December 17, 2005
Antiretroviral treatment is often compromised by the emergence of resistance mutations that decrease the susceptibility of HIV to particular drugs included in a given regimen. Understanding the type of mutations and the time at which such mutations emerge during the course of treatment can help clinicians better design effective therapeutic regimens for their patients.
In the ESS30009 clinical trial, patients received combination treatment with tenofovir (TDF, Viread) + abacavir (ABC, Ziagen) + lamivudine (3TC, Epivir). This trial was terminated prematurely, because a high proportion of individuals experienced virologic failure concomitant with the appearance of both the M184V and K65R mutations.
The current study presented at the 45th Interscience Conference on Antimicrobial Agents and Chemotherapy follows up on these observations to assess whether additional mutations might also have been selected during patient exposure to the combination of tenofovir + abacavir + lamivudine. In particular, the investigators decided to assess for the presence of substitutions in the HIV-1 reverse transcriptase (RT) at codon S68, as such mutations have been observed after virologic failure on regimens containing tenofovir + abacavir + either didanosine (ddI, Videx) or stavudine (d4T, Zerit). Mutations at position S68 have also occasionally been associated with the selection of the RT K65R substitution.
The study group, led by Lisa Ross, includes scientists based at GlaxoSmithKline (Glaxo) in Research Triangle Park, North Carolina, as well as leading clinicians who had participated in the ESS30009 clinical trial. Glaxo was the pharmaceutical sponsor of the ESS30009 study.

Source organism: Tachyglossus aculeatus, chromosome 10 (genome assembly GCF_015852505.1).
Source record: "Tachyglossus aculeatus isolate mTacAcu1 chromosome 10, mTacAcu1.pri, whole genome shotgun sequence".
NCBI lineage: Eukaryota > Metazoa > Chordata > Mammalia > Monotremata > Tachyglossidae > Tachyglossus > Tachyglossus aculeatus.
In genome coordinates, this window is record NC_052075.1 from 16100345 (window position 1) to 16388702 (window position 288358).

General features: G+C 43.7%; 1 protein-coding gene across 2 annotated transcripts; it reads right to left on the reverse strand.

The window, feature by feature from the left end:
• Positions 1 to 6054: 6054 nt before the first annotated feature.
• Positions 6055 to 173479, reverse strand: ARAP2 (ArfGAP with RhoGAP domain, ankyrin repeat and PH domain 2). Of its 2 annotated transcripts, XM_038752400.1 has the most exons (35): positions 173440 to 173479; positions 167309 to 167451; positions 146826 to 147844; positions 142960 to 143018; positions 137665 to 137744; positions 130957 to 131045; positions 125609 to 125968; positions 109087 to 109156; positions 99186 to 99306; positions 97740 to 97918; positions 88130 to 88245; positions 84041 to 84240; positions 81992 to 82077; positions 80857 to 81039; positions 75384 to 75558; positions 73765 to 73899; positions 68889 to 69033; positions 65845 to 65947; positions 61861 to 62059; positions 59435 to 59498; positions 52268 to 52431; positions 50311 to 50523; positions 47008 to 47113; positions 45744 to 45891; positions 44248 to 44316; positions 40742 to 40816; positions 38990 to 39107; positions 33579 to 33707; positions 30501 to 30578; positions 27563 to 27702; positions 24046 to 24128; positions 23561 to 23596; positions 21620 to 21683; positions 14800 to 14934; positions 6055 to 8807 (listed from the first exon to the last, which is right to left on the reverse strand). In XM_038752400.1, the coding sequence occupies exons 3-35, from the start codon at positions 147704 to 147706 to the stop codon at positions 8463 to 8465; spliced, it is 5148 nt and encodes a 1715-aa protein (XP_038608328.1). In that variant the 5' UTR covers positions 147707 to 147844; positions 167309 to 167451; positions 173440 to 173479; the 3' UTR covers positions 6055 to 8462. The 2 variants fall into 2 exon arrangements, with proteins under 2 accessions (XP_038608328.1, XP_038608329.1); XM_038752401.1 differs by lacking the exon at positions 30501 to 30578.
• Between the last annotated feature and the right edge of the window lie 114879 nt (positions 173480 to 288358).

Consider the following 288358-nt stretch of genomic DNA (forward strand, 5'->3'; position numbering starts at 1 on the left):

Genotypes from ESS30009 individuals who had failed tenofovir + abacavir + lamivudine therapy were compared with samples available at baseline and at pre-therapy switch time points. In particular, mutations at position S68 were evaluated using a sensitive detection procedure established for this purpose by Monogram Biosciences, Inc. In addition, HIV clonal analysis was performed at the Glaxo laboratories in Research Triangle Park.
A total of 81 individuals were analyzed. Most of the viral samples from these individuals contained the M184I/V mutation (78/81, 96%), the K65R mutation (43/81, 53%) and the Y115F substitution (9/81, 11%). Six individuals also harbored substitutions at codon S68 (i.e., S68G/N or D), and all of these patients additionally possessed the K65R and M184V substitutions. In almost all cases, emergence of the S68 mutation appeared to follow the initial selection of the M184V and K65R mutations and occurred between 10 to 21 weeks after the initiation of therapy.
It is conceivable that the S68 mutation, selected in 14% of patients already harboring the K65R mutation, may represent an attempt by the virus to compensate for impaired RT fitness. The additional presence of the Y115F substitution together with the K65R and S68G/N mutations, which was observed in two patients, resulted in increased levels of resistance to all drugs evaluated -- tenofovir, lamivudine and abacavir.
These findings are consistent with results reported by other investigators who have also observed S68 substitutions in concert with the K65R mutation in individuals who had experienced virologic failure.
In some cases, mutations at position S68 were observed in individuals who had selected the Q151M substitution as well, which is associated with multiple nucleoside/nucleotide reverse transcriptase inhibitor (NRTI) drug resistance. These findings are interesting and highlight the need to better understand how mutational interactions in the HIV-1 RT may compensate for reduced viral fitness and contribute to the observed phenotype.
To that end, Ross et al will hopefully perform biochemical experiments to more fully determine the impact of the S68 substitutions together with the K65R and/or M184V mutations on RT function.
The clinical significance of the observations reported here are unclear at this time. Further analysis may be unlikely given that the co-administration of abacavir + lamivudine + tenofovir is not likely to be attempted in future clinical trials.
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